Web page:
I’m not interested in one thing
in this museum case. Not
that coin, filthy, ancient.
Not that little marble phallus.
Not this tiny Isis, or Byzantine slave bracelet, or
blue-green shard of Roman glass.
What I want is that lost shoebox
full of faded Kodak snapshots back.
But I moved too many times when I was young.
A friend’s garage.
My ex’s basement.
A rented storage shed.
And my grandfather is still there, in
a worn-out chair, half-awake, a
book in his lap.
He held strange beliefs
and drank too much.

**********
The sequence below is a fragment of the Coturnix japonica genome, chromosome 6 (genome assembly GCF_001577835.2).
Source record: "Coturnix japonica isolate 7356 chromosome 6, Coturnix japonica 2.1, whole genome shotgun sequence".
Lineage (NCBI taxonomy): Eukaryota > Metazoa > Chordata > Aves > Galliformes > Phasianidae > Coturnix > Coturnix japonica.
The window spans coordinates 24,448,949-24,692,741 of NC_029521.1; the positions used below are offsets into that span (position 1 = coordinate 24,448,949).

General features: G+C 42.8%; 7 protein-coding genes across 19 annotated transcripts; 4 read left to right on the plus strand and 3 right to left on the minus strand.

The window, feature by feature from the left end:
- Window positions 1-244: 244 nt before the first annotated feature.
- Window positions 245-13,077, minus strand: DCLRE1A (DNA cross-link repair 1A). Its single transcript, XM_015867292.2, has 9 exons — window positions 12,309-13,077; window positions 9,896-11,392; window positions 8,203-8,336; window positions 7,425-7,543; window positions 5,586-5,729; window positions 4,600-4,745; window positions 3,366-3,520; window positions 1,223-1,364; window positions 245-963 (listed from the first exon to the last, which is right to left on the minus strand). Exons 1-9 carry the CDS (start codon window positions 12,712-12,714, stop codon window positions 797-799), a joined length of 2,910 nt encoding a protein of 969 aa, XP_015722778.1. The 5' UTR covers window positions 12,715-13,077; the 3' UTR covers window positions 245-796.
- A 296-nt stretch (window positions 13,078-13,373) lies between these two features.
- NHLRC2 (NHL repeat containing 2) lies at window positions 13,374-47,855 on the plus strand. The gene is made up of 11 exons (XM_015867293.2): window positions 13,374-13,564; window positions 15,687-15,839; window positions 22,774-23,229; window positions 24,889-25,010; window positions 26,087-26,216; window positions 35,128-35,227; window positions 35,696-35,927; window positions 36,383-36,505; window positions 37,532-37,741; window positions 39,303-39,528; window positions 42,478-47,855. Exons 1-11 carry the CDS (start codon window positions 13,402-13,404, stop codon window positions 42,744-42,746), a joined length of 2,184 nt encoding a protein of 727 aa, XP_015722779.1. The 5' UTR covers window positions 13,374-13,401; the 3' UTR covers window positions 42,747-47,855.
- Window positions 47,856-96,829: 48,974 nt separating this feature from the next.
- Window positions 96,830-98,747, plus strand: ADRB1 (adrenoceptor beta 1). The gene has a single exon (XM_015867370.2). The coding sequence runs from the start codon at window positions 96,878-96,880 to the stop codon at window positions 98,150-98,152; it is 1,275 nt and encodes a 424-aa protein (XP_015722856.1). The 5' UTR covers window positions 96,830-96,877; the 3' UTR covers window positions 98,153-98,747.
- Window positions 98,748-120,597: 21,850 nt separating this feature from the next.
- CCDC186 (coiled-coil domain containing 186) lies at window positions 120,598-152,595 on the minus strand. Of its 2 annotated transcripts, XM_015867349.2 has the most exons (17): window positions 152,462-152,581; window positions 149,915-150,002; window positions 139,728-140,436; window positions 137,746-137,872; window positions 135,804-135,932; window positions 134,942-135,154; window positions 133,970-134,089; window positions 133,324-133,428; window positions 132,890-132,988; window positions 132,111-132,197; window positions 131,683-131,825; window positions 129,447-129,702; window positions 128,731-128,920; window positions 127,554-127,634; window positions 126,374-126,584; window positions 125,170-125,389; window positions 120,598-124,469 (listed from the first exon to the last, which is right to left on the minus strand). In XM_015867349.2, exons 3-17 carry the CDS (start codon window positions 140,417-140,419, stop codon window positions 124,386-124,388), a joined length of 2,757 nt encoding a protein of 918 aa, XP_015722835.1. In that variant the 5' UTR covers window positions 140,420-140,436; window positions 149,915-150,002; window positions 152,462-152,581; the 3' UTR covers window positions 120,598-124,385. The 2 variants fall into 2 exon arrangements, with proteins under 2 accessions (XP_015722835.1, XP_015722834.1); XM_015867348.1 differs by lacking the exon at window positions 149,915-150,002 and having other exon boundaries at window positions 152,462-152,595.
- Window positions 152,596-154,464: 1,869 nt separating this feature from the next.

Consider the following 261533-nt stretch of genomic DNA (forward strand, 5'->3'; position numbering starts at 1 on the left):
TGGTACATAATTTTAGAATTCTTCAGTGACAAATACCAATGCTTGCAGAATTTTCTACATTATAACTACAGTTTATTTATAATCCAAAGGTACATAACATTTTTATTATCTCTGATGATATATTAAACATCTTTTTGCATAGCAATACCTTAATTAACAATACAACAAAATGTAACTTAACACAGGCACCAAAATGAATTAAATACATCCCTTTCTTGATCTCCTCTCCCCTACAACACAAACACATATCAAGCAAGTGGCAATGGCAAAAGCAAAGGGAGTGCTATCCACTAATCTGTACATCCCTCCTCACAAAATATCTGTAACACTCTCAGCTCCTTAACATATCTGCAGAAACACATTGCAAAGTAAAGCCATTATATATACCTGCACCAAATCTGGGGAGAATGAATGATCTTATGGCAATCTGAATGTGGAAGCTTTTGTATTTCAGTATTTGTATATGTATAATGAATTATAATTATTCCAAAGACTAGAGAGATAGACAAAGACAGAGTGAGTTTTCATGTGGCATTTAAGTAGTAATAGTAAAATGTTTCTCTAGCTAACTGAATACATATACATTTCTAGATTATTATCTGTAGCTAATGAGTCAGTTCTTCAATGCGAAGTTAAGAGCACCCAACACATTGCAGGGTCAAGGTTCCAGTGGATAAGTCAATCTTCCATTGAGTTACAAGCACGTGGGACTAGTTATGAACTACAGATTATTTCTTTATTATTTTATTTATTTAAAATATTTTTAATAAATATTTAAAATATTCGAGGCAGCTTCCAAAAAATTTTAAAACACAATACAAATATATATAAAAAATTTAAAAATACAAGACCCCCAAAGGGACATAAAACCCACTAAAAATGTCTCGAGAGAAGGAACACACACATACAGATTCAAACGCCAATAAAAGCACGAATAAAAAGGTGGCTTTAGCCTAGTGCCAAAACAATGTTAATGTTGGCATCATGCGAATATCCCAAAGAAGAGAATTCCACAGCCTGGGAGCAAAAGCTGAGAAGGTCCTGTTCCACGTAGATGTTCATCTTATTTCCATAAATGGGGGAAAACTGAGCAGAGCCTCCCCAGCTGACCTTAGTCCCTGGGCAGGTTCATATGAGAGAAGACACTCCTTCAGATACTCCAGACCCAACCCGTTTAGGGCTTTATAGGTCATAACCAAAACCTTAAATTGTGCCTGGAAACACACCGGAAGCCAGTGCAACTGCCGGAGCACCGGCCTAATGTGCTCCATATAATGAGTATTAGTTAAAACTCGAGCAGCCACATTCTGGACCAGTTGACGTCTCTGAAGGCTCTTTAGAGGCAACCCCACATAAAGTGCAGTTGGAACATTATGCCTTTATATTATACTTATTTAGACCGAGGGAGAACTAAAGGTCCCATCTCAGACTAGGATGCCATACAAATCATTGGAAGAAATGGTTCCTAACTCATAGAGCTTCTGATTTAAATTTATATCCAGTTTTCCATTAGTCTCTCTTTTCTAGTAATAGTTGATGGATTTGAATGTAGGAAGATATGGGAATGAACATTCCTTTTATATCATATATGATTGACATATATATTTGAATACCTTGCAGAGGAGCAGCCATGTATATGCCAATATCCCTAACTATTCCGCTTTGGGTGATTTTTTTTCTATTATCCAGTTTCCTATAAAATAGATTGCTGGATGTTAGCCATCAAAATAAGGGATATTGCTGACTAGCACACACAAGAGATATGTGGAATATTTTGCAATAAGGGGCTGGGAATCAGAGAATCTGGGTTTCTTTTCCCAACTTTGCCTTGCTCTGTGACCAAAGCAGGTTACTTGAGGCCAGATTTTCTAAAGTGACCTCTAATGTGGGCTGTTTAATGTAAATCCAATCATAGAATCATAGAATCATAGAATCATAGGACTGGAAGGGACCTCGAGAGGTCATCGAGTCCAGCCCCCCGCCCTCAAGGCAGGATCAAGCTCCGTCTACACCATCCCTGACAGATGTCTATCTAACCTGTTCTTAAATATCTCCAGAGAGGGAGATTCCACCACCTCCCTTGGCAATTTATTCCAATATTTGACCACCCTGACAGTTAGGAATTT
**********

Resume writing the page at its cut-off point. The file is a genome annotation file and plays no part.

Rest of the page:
It would be
a man like him you’d be afraid to see, I think,
outside your window in the night if you
looked out and he was looking back. He
made a lot of noise the day he died, and
it took all day, but
I was a child, not
in the room itself, but also not outside. Years
later my mother would admit that it
was mostly wrong to leave a kid
in front of a television set
for seven hours listening to that.
But I was sloppy drunk, and
she was dying and didn’t know it yet
when she said this.
If I hadn’t been so careless for so long
with my possessions, I could show you.
You could see a photo of his face.
Instead, it’s in some box I left someplace.
Some Greek soldier’s drachma, wasted.
Some Roman housewife’s broken vase.